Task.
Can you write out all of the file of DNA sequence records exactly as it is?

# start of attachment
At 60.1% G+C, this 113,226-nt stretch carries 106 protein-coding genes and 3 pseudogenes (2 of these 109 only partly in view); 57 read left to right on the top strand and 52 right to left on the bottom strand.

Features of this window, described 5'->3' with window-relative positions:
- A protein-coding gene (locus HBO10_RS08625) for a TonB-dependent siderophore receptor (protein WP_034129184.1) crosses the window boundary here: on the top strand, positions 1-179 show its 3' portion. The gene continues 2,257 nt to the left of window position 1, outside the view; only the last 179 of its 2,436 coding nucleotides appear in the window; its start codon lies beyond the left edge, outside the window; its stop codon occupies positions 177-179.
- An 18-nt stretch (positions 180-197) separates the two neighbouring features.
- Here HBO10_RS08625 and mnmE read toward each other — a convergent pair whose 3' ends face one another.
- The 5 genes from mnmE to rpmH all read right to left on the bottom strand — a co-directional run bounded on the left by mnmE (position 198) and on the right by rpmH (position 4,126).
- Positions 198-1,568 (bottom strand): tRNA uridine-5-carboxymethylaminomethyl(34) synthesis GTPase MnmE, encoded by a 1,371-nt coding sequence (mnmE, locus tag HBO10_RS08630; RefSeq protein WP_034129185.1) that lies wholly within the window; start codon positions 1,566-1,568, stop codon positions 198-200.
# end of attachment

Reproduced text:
At 60.1% G+C, this 113,226-nt stretch carries 106 protein-coding genes and 3 pseudogenes (2 of these 109 only partly in view); 57 read left to right on the top strand and 52 right to left on the bottom strand.

Features of this window, described 5'->3' with window-relative positions:
- A protein-coding gene (locus HBO10_RS08625) for a TonB-dependent siderophore receptor (protein WP_034129184.1) crosses the window boundary here: on the top strand, positions 1-179 show its 3' portion. The gene continues 2,257 nt to the left of window position 1, outside the view; only the last 179 of its 2,436 coding nucleotides appear in the window; its start codon lies beyond the left edge, outside the window; its stop codon occupies positions 177-179.
- An 18-nt stretch (positions 180-197) separates the two neighbouring features.
- Here HBO10_RS08625 and mnmE read toward each other — a convergent pair whose 3' ends face one another.
- The 5 genes from mnmE to rpmH all read right to left on the bottom strand — a co-directional run bounded on the left by mnmE (position 198) and on the right by rpmH (position 4,126).
- Positions 198-1,568 (bottom strand): tRNA uridine-5-carboxymethylaminomethyl(34) synthesis GTPase MnmE, encoded by a 1,371-nt coding sequence (mnmE, locus tag HBO10_RS08630; RefSeq protein WP_034129185.1) that lies wholly within the window; start codon positions 1,566-1,568, stop codon positions 198-200.